5
Nov
2019
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Foundations of the Faith: The Standing and State of Believers

A person may be a citizen of a country and commit treason or in some way embarrass their nation on the world stage. This type of activity may result in punishment but one does not cease to be a citizen of their own country. In the same way, our children may rebel against our authority, move out of the home, and engage in activities that we as parents strongly oppose. Even if this happens, they do not cease to be our children.

This is also true of those who are citizens of heaven and members of the family of God. Bad or sinful actions will have consequences but our citizenship and relationship does not change because of our behavior. What we are in Christ relates to our standing, things that were true of us the moment we were born again. What we do or how we behave is a matter of our state, our state may fluctuate but our standing never will.

The word “state” is found only in Philippians 4:11 where Paul uses it in a non-theological way. Paul is talking about the circumstances of life. He says that he has learned to be content with little or with much in a material sense. However, there is no way a Christian can be content with their state when they are engaged in sinful behavior.

When saved we are justified, that is declared right in God’s sight. Nowhere in scripture does it teach or support the undoing of justification. We are given eternal life as a present, personal, and perpetual gift; note it is eternal not temporary. The Holy Spirit sealed, indwelt, and brought us into the family of God. The use of the past tense is indicative of the fact that our standing in Christ is unalterable. We are saved, justified, sanctified, reconciled, made righteous, and our sins are forgiven. All of these truths relate to our position or standing in Christ as those who have been redeemed by His blood.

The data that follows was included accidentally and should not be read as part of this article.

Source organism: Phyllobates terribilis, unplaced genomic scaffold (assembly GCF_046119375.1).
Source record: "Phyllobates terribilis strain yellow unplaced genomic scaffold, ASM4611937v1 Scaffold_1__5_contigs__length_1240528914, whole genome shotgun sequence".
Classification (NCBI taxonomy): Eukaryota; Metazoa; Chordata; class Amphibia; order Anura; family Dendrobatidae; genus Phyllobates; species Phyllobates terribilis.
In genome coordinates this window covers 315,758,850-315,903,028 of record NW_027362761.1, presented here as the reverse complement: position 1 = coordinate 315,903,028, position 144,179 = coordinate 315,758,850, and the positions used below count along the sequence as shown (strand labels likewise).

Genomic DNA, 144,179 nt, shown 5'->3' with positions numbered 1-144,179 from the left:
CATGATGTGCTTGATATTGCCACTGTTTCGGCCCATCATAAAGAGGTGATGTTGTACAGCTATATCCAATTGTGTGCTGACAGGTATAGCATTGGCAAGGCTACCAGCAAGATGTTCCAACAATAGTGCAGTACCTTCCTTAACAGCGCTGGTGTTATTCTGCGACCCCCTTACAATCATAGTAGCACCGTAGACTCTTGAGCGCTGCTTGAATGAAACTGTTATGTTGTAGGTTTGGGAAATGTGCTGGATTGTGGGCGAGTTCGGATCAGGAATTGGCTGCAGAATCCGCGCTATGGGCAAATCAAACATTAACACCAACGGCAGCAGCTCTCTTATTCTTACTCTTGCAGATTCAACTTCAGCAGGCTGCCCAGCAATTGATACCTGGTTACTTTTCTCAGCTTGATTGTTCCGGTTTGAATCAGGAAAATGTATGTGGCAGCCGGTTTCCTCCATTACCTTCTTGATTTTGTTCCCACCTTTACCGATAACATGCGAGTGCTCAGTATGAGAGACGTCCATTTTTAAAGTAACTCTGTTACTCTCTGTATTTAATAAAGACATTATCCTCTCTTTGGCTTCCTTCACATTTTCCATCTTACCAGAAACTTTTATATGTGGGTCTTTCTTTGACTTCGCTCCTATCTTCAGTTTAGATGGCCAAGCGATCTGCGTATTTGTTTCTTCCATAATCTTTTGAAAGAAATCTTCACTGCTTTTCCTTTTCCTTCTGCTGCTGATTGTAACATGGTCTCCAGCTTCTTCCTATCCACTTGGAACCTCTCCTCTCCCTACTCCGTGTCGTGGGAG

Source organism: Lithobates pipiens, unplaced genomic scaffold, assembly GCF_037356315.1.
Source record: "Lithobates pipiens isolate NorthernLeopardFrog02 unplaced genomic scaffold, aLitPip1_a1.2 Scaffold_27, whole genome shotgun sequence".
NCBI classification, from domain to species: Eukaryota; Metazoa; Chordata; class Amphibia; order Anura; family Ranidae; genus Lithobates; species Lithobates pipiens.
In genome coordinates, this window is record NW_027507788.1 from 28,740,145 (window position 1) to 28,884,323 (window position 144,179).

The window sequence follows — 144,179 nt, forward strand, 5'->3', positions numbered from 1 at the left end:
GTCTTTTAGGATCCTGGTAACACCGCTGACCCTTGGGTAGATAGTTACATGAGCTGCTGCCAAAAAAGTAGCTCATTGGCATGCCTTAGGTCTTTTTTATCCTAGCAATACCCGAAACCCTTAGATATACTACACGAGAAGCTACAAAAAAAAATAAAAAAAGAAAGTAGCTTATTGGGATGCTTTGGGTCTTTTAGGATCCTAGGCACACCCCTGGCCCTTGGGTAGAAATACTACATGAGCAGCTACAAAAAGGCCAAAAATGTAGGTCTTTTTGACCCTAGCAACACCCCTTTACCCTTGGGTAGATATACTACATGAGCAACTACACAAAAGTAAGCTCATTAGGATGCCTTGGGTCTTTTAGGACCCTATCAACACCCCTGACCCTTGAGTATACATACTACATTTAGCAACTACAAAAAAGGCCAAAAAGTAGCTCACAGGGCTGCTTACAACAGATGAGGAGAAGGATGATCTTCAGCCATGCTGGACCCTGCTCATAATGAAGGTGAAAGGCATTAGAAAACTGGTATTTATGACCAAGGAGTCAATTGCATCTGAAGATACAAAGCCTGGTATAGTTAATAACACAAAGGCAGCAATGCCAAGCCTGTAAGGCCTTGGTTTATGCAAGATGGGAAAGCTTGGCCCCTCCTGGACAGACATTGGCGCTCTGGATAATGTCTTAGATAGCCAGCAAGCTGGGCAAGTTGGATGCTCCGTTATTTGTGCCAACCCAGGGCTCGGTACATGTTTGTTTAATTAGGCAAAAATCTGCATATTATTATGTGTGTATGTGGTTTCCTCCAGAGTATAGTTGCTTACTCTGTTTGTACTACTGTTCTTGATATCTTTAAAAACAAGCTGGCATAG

A lack of understanding of the distinction between our standing and our state has led to poor interpretation of some scriptures and certain doctrinal difficulties. Some believers use passages that are about our state to support the possibility of losing one’s salvation but as we will see this often stems from this misunderstanding.

A number of words or phrases expresses this distinction. For example: our relationship and our fellowship; our position and our practice; our positional and our practical sanctification; we are holy but we are to be holy. We died with Christ but we are to put to death our members; we have rest in Christ but we are to labor to enter that rest; God has given us everything we need to live the Christian life but we are to be diligent to add to our faith. We are secure in Him but we are to make our calling and election sure; we are made worthy through the work of Christ but we are to walk worthy of our calling. There are many more such phrases but these show the distinction and reveal the “tensions” in God’s Word.

Following are some examples that show how our view of this reality affects the interpretation of a passage.

In John 15:1-8, the Lord Jesus gives an extended metaphor from agriculture. There are various interpretations of this passage often presented from an existing theological position. Some would say the fruitless branches are Christians who have left their union with Christ and have thus lost their salvation. Others say the fruitless branch represents a professing believer who has not persevered thus revealing their unsaved position.